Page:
Whether you’re about to squirt liquid in their mouth or drop a pill into the back of their throat, you need to be quick and decisive. If you hesitate, you may lose your window, and once your cat is upset, it will be harder to medicate.

Tip 3: Involve Food

We’ll discuss this more when we review techniques, but tying medicine to food is a great way to create a positive association.

Tip 4: Create a Routine

Cats love routines. Whatever method you decide to use to medicate your cat, make sure you follow those same steps every time. If you waver, you’ll have a harder time. Plus, an activity becoming routine over time will be easier for your cat. Part of your cat’s fear is not knowing what to expect.

Next, I’ll dive into techniques you can try, and you may find that combining a few of these works best for you and your cat.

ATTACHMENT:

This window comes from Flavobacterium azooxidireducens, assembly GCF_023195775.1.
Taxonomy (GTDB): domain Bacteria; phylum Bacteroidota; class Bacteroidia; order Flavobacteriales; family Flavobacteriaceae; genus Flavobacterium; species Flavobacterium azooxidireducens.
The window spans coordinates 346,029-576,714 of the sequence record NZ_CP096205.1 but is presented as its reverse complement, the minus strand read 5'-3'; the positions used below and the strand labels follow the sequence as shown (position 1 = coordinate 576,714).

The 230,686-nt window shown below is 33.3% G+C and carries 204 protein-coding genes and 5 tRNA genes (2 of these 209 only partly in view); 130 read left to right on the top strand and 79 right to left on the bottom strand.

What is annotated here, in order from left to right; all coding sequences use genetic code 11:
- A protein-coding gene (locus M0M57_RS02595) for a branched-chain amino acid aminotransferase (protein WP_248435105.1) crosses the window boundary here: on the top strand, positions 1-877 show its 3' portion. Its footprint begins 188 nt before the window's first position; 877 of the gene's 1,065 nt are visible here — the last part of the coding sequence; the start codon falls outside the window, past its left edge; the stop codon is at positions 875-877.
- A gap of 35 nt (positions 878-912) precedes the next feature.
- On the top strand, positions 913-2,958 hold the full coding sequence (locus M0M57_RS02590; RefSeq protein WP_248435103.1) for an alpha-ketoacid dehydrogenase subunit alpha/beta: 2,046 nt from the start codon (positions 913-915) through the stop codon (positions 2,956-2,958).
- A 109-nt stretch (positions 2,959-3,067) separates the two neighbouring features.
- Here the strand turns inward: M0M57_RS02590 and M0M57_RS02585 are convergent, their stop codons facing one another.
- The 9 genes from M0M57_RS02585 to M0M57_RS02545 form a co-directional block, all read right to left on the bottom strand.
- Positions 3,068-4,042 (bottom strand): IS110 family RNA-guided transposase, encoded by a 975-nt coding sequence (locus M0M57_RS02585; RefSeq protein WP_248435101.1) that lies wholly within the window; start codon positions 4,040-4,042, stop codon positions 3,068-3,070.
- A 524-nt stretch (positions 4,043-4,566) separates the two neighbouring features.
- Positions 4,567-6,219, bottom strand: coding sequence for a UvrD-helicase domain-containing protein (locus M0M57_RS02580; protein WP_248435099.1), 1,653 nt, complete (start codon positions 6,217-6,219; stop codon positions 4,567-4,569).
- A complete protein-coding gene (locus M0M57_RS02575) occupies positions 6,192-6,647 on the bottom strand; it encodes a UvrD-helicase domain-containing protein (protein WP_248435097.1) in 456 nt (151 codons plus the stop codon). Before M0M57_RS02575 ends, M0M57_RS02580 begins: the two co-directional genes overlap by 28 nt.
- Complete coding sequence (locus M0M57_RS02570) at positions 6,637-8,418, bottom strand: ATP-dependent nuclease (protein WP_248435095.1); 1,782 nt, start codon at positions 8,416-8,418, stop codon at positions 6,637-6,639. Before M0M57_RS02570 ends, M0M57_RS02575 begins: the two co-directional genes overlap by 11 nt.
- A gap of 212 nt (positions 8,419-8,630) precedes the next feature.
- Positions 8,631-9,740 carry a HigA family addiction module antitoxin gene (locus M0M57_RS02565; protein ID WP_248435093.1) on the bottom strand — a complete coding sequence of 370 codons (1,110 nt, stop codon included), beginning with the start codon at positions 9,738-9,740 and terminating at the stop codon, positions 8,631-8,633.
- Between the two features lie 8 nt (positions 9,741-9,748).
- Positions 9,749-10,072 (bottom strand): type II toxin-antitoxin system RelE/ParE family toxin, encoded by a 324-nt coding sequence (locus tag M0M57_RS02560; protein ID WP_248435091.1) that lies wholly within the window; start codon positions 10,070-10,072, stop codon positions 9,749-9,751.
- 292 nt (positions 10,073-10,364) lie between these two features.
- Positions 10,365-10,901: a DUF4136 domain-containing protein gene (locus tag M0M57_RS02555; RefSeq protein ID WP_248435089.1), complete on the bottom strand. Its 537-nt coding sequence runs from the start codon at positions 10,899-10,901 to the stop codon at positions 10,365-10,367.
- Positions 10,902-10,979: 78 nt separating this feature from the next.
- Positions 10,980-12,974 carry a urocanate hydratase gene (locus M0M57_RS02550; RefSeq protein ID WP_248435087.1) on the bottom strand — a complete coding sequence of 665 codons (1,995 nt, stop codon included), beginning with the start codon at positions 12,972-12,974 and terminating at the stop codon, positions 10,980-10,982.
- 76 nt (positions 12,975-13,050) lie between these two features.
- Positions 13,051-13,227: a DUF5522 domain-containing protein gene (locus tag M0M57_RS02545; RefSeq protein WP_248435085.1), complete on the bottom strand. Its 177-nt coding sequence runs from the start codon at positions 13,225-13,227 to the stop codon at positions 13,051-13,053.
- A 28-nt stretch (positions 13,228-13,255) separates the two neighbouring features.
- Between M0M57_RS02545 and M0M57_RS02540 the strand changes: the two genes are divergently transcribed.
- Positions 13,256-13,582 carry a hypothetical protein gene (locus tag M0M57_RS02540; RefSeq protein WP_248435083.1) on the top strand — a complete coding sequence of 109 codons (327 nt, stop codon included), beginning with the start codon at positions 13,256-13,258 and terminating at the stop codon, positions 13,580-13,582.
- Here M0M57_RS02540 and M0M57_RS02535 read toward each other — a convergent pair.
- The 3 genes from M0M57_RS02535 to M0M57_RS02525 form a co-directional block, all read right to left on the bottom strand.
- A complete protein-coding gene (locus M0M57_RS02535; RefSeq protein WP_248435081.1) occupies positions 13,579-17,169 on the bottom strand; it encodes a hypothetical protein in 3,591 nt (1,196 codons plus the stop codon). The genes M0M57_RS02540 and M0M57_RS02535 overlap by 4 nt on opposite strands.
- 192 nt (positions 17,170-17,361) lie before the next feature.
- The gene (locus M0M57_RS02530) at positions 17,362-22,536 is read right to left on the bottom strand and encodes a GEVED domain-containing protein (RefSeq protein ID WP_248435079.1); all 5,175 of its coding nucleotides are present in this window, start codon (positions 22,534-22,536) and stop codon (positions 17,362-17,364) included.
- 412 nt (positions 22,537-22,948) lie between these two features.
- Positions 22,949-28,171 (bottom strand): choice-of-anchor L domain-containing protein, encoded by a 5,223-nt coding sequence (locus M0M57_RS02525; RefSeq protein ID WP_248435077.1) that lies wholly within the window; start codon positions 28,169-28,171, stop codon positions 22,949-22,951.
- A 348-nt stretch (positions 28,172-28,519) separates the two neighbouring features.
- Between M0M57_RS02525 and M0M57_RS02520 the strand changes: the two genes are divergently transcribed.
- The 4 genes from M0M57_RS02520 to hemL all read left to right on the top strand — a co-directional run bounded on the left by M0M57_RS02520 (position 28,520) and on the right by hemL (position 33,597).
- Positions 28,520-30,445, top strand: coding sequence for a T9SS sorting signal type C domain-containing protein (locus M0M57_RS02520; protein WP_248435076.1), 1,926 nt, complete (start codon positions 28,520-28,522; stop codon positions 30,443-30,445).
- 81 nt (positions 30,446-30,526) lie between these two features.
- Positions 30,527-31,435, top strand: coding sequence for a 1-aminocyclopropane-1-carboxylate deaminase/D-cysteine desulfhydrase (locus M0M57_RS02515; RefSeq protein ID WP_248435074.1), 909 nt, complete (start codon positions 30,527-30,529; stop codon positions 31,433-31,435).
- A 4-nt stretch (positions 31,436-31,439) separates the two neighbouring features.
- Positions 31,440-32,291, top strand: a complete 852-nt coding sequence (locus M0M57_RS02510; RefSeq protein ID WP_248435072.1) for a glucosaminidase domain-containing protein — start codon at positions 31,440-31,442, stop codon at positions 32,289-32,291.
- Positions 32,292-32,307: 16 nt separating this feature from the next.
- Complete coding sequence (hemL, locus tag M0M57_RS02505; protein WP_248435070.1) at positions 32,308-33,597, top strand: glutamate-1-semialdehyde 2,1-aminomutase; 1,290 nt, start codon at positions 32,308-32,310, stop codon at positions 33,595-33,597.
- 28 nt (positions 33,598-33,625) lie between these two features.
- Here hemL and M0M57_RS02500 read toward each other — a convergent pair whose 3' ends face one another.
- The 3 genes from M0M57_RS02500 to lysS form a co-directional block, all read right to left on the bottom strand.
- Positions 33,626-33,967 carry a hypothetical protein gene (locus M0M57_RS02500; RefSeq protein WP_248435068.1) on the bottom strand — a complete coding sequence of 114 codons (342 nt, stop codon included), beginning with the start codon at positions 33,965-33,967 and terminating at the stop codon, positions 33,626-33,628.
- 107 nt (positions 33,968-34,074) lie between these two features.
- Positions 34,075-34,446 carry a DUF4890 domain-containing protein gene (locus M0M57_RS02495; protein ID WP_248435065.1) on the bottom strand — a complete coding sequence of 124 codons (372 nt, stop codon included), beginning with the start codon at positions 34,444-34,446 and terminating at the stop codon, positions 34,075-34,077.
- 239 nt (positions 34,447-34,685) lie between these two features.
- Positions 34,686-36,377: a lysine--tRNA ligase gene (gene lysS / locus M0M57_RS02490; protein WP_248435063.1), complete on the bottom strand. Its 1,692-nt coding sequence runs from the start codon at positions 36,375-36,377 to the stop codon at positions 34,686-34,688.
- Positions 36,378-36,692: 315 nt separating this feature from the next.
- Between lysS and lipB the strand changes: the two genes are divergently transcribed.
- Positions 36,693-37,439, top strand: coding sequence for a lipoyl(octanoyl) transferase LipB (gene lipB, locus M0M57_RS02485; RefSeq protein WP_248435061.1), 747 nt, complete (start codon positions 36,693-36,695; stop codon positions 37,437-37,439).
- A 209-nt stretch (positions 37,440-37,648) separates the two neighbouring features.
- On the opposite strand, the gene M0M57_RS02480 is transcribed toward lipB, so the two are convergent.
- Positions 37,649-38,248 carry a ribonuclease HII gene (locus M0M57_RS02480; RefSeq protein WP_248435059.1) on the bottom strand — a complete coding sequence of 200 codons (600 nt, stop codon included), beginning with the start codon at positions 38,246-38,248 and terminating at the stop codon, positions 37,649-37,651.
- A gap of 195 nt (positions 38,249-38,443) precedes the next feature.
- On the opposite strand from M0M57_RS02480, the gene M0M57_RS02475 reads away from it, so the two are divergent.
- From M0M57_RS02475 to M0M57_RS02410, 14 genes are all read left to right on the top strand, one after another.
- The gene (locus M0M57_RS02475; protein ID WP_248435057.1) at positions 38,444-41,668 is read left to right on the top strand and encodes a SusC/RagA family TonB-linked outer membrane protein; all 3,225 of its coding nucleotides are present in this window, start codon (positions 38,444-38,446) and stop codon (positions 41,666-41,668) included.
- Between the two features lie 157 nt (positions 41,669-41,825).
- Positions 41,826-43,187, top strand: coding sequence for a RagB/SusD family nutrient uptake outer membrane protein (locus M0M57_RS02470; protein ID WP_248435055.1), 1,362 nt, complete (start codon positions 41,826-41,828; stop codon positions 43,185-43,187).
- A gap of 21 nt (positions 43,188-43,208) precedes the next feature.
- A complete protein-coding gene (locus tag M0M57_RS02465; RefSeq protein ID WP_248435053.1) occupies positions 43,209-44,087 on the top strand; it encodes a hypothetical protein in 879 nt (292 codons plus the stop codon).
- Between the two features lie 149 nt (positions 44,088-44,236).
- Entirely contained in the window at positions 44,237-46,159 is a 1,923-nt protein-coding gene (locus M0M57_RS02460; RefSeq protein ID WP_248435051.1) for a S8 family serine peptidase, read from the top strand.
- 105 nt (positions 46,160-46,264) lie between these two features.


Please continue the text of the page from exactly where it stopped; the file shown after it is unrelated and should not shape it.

Techniques on How to Give Cats Medicine

Technique 1: Breakfast Time Is the Best Time

A best practice is to feed cats at scheduled mealtimes. One of the many benefits to this is that you have some control as opposed to surrendering control with free feeding. The easiest time to give cats medicine is in the morning, during breakfast. They are usually very hungry from the nighttime and are more interested in eating breakfast than anything else. Allow them to start eating, then act quickly by pilling or squirting the medicine in their mouth.

Sunshine hates being pilled so the method I use with her is to drop the pill in her mouth mid-breakfast.

Technique 2: Hide in Rich Food or Treats

Because both liquid and pills can have a bitter flavor, it’s better to hide them in more rich food (like broths and treats) or even in pate. You want to be careful because you don’t want your cat to notice the taste and associate it with the food an not eat it. Try smaller amounts at first.

Check with your vet to make sure it’s okay to break bigger pills into smaller sizes and hide. Also, if it’s a capsule, ask your vet if it’s okay to open the capsule and mix in food. Delectables Bisque is my favorite rich food to use for medicating.